If you hoped the ignition switch recalls that have been issued for so many GM vehicles would stop, the controversy has now spread to Chrysler. The National Highway Traffic Safety Administration (NHTSA) opened up two investigations in June for the 2006 to 2007 Jeep Commander and 2005 to 2006 Grand Cherokee. The automaker and safety organization have added the 2007 Grand Cherokee to the recall list, which has expanded to include about 649,900 vehicles that were sold in the United States. That number isn’t official yet, meaning the recall could become much bigger, so owners won’t hear from Chrysler until about the middle of September.
What if you own one of the effected models? Chrysler is counseling owners to remove everything from the ignition key, including key rings. In case you don’t recall, the ignition switch problem that GM has been battling involves the key turning all the way to the off position while the car is driving down the road, which turns off the power steering and airbags, triggering a potentially fatal accident. In many cases, the driver’s kneed has come into contact with the keys, while in others it has been concluded that factors like a damaged road have jostled the key out of its position. Large amounts of additional keys or heavy key rings have been identified as a factor that makes the situation even worse, hence the advice from Chrysler.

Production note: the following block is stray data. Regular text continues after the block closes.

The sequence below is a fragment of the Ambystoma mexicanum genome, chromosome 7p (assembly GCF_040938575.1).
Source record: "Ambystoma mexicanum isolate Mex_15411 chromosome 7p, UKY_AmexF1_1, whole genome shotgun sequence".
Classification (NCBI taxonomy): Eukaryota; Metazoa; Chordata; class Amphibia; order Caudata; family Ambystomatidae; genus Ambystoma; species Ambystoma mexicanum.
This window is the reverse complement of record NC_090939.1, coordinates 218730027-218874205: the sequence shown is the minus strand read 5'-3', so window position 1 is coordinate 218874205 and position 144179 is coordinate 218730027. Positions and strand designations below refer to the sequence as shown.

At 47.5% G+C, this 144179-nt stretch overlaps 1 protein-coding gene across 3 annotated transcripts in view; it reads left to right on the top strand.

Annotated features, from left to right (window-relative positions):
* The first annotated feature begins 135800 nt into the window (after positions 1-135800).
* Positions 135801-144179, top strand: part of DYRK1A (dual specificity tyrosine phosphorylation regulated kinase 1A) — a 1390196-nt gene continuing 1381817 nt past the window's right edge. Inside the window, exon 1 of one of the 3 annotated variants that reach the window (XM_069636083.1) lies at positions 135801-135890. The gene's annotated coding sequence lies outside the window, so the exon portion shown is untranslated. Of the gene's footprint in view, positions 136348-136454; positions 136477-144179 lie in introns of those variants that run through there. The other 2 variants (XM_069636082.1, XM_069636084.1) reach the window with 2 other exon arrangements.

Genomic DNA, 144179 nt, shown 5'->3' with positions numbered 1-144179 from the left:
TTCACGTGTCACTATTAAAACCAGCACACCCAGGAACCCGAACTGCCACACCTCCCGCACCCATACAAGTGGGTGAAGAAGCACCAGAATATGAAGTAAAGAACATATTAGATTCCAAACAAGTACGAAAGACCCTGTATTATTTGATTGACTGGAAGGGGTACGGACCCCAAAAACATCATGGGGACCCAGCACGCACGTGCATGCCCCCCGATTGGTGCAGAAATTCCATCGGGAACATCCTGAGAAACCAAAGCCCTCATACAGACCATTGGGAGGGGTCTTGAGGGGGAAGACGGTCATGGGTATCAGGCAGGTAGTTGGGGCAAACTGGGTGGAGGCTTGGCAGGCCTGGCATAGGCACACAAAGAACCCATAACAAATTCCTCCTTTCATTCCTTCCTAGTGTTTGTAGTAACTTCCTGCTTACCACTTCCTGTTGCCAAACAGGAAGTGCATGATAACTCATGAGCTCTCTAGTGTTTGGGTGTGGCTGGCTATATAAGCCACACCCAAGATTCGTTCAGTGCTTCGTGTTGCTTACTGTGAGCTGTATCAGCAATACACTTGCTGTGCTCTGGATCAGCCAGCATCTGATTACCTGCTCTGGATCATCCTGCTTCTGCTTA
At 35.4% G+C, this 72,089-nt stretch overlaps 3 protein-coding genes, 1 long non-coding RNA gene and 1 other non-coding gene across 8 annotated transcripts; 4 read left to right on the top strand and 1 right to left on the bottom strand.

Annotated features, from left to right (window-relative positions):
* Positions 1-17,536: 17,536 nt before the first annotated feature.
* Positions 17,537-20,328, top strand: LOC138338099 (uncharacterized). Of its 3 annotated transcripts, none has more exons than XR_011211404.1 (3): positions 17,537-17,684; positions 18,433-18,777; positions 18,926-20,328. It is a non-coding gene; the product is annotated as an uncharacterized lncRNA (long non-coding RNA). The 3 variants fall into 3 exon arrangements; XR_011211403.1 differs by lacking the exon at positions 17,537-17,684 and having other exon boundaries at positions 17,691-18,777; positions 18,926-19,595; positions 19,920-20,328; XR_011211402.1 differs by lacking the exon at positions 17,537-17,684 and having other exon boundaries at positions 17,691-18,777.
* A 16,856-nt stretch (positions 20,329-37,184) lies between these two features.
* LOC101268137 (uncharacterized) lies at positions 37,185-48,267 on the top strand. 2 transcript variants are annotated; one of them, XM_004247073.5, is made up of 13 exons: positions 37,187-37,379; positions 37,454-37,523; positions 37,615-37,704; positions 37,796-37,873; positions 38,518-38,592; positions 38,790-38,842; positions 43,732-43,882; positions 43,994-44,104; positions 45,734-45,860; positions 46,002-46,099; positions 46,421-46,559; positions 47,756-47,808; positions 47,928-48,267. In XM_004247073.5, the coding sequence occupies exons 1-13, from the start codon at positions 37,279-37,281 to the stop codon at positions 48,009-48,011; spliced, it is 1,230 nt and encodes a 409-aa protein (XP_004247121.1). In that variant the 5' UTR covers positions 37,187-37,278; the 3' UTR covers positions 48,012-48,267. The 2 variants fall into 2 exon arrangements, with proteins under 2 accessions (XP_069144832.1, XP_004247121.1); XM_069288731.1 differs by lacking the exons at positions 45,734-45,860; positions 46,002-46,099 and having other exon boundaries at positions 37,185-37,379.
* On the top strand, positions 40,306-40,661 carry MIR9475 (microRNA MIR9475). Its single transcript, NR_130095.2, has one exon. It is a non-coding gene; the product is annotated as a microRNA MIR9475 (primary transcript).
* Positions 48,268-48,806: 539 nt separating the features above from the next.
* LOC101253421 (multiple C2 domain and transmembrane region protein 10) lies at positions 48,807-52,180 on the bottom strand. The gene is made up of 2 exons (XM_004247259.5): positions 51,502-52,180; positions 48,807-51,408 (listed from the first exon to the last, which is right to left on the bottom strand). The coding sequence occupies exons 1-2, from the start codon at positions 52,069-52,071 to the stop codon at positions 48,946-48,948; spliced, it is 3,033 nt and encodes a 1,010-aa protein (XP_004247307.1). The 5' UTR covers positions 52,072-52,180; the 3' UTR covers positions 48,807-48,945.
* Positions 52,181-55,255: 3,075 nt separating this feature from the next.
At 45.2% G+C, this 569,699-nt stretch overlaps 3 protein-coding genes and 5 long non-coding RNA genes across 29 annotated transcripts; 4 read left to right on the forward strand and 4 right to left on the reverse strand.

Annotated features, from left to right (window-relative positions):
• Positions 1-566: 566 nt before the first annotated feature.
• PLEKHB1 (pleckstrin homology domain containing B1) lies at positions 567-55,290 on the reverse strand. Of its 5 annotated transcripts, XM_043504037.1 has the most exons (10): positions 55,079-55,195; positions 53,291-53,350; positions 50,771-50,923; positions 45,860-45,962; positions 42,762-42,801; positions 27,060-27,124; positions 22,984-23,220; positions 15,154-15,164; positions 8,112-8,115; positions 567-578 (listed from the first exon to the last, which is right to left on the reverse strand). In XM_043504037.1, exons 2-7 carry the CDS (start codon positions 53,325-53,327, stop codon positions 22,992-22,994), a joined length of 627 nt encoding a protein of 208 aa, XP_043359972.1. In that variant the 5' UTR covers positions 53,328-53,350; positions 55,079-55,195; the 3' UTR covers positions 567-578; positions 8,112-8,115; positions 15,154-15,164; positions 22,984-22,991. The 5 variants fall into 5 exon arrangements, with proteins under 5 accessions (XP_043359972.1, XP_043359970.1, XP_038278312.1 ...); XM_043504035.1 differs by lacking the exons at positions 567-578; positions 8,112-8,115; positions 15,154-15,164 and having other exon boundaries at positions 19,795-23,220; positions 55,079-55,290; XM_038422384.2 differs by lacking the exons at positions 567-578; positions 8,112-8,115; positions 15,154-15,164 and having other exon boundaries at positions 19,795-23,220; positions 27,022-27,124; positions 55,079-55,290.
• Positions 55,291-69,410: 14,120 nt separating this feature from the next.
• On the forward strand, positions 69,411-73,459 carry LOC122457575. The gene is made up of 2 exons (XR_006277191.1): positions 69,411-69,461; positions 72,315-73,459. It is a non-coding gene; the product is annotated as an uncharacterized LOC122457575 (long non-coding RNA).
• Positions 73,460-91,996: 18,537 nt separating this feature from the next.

So far, only one crash has been attributed to the ignition switch problem in the Jeep models. The NHTSA has also collected 119 complaints from owners, which is what began the investigation.
That’s not the full extent of Chrysler’s recall woes since it has recalled 21,000 vehicles for struts and shocks that have been found to be capable to breaking off their mounts, causing the driver to lose control. An additional 920,000 Jeeps have also be recalled for airbags that can accidentally go off.